FTP

The FTP (File Transfer Protocol) tool allows you to download and upload files to a specified FTP server. With MESA, you can map the data to a format that Shopify or another system expects and pass it along to the next step. Sharing CSV and other files via FTP servers is a great choice to connect your fulfillment service, product manager, or another third-party system to Shopify. MESA supports both FTP and SFTP (secure FTP) protocols.

Please note: At this time, MESA does not support SSH keys for FTP.

Authentication

Your hosting service should have details for all fields required to connect your FTP with MESA.

Once all the details have been filled in, click Add Credential to connect your FTP with MESA.

Configuration

Fetch File triggers

You can begin a workflow by fetching a FTP, XML, or CSV file on a scheduled basis.

Once you have selected your preferred FTP trigger, there are a variety of fields that you can complete:

File Name

Enter the path to the file on your FTP server.

To check that if you have correctly entered your path, you can click on the Check for CSV button to test.

If MESA cannot locate your file, an error will display, stating that the file is not found or could not be read. To fix this, please adjust the text entered into the File Name field.

Optional: You can use wildcards (*) to match portions of the path if the path is dynamic. If you are familiar with regular expressions, you can test the wildcard placement on a third-party website (e.g. regex101) to ensure that the pattern matches the file path.

First Row of CSV is Header

If selected, MESA will expect the file to contain column titles (headers) in the first row. This only displays in the FTP Fetch CSV File trigger.

Here is an example of a CSV file's headers.

Move File After Successful Read

If selected, the file will be moved after MESA successfully reads it. This is useful if you have a dedicated directory/folder to store read files so your FTP server is organized. This can be found by selecting the More options button.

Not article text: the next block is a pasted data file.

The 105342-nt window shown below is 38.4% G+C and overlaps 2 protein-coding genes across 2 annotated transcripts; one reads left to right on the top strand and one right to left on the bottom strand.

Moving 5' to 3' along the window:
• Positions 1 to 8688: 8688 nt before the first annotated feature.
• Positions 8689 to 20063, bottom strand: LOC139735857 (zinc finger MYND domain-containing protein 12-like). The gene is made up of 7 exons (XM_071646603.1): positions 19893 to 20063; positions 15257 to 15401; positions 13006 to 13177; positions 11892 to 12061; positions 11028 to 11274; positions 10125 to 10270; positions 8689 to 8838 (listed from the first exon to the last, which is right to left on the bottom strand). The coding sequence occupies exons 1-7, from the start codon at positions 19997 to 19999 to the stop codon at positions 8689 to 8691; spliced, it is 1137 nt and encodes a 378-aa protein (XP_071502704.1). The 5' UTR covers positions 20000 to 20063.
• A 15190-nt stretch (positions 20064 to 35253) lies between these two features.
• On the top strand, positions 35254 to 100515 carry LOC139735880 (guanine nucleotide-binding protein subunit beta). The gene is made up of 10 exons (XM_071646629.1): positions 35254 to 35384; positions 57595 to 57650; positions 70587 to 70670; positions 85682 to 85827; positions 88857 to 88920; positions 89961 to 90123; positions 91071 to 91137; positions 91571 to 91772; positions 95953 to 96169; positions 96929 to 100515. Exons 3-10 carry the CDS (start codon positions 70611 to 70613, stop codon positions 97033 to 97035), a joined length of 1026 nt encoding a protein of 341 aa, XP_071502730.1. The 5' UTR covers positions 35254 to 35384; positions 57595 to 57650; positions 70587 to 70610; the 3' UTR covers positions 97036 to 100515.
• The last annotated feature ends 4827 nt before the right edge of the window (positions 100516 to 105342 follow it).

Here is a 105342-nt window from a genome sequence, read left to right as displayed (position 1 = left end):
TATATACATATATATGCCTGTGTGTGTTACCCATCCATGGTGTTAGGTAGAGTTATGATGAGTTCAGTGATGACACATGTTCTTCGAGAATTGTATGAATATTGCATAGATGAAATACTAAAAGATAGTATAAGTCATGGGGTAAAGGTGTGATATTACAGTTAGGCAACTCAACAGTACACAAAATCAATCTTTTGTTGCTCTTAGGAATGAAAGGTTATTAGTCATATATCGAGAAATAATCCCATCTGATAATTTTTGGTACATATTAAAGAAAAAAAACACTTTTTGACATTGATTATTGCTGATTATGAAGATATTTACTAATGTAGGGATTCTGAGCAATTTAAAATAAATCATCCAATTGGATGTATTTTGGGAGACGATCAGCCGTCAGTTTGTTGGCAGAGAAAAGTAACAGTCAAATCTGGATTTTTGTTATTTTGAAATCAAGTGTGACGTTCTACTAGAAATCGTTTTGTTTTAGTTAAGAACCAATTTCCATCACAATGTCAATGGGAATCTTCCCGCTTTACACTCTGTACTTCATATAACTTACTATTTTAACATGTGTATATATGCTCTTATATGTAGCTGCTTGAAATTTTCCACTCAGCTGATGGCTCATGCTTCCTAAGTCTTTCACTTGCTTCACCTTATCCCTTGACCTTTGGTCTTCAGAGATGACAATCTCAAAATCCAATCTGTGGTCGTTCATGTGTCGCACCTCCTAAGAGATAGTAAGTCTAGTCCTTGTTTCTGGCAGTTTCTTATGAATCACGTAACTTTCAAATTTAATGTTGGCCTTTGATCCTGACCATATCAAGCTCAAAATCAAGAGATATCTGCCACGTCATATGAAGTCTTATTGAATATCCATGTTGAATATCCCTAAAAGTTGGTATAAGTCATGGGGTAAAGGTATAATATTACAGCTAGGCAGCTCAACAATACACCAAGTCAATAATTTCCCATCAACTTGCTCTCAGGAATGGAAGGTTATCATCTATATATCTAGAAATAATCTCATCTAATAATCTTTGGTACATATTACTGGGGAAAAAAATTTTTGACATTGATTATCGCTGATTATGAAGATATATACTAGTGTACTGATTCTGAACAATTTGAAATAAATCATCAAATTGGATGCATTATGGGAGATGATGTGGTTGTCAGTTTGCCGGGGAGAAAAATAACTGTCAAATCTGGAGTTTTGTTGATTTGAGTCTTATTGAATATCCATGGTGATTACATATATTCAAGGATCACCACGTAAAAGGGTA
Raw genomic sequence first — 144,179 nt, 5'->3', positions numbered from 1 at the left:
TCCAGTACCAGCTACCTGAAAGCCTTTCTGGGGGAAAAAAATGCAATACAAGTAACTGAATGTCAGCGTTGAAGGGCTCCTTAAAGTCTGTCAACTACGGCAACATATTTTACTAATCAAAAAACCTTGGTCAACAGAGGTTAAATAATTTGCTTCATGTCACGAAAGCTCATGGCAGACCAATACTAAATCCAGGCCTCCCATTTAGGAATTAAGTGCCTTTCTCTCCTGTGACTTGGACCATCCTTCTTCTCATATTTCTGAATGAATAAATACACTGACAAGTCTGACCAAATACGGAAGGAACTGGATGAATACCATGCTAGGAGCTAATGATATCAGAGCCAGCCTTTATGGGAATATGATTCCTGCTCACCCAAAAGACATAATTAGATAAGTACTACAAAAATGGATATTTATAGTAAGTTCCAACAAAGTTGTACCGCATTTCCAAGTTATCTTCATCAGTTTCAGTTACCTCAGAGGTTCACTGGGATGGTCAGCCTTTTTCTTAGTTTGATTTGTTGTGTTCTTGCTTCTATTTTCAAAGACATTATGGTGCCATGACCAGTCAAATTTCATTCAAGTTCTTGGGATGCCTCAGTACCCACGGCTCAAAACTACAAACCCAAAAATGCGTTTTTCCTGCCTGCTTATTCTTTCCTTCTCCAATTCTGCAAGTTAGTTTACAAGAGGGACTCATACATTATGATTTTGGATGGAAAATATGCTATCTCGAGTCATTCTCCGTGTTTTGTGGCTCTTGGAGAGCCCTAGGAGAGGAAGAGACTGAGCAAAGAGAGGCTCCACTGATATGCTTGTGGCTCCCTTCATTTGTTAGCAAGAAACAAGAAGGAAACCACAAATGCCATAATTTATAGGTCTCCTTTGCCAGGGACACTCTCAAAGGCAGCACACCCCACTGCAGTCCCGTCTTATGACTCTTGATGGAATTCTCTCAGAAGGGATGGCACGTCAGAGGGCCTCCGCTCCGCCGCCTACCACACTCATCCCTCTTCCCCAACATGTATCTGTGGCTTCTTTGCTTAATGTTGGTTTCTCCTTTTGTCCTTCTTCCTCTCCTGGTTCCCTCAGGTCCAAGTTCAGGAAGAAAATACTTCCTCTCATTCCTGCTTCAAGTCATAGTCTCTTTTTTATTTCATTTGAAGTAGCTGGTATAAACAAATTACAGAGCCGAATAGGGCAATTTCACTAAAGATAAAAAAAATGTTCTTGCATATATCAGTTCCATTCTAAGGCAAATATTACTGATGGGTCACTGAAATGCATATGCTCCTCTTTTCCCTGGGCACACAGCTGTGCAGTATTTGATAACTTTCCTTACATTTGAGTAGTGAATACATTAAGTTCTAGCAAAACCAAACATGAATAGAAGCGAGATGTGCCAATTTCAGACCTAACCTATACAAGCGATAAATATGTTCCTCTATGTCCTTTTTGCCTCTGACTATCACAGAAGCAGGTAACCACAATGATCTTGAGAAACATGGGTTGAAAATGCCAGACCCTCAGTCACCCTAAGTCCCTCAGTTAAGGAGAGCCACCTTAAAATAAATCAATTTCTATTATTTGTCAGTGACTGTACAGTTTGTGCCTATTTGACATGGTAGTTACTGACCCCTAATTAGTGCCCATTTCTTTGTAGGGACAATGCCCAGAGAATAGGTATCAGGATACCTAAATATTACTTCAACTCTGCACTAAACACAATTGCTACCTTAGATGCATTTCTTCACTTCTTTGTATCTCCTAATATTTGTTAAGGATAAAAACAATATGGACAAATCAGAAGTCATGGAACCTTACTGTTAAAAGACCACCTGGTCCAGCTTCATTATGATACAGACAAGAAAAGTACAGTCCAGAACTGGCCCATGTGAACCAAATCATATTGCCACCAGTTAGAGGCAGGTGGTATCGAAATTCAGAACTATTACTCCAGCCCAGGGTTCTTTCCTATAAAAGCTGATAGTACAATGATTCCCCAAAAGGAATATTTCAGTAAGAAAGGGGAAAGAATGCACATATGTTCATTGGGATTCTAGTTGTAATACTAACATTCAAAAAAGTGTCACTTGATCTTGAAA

In the below screenshot, the processed folder stores all files that have been read.

For the Moved File Name field, you can use the Variable {{file}} which is from the file name. For example, if the file name value is orders/Order*.csv, and the found file was orders/Order-1234.csv, {{file}} would resolve to Order-1234.csv.

For our example, we have inputted: processed/orders/{{file}}

Scheduled Time

Towards the bottom of the configuration, you can configure how often you'd like your workflow to run. Make sure to click Save to save your changes!

CSV Advanced Options: Delimiter Character

This field lets you input a single character that determines how the rows in a file are split. This field defaults to ',' and should be correct in most cases.


Save FTP File action

In the File Name field, you can input your preferred name of the file that will be sent to your FTP server.

Example: products/all-products-{{date:_m_d_Y_h_i_s_A}}.csv will create a file in the products folder, with the name all-products-_07_12_2024_09_48_54_AM.csv

You can take a look at how to use Date Advanced Variables here.

In the Data Mapping section, you can map out the data sent to your FTP server by utilizing MESA's Variables feature.

Advanced Data Mapping

For more advanced mapping, you can also use the Edit Code button on the FTP action, then add in your own data mapping.

The following code will take a list of Shopify products, and create CSV file content from them. The Mesa.csv.encode() method is used to convert the data into CSV format. See the MESA Script SDK documentation for more details.

script = (payload, context) => {
  // Adjust `payload` here to alter data before we transform it.

  // Alter the payload data based on our transform rules
  let csvRows = [];

  payload.forEach(product => {
    csvRows.push({
      id: product.id, 
      title: product.title, 
      handle: product.handle, 
      status: product.status
    });
  });

  // Adjust `output` here to alter data after we transform it.
  const csvOutput = Mesa.csv.encode(csvRows, true);

  // We're done, call the next step!
  Mesa.output.next(csvOutput);
}

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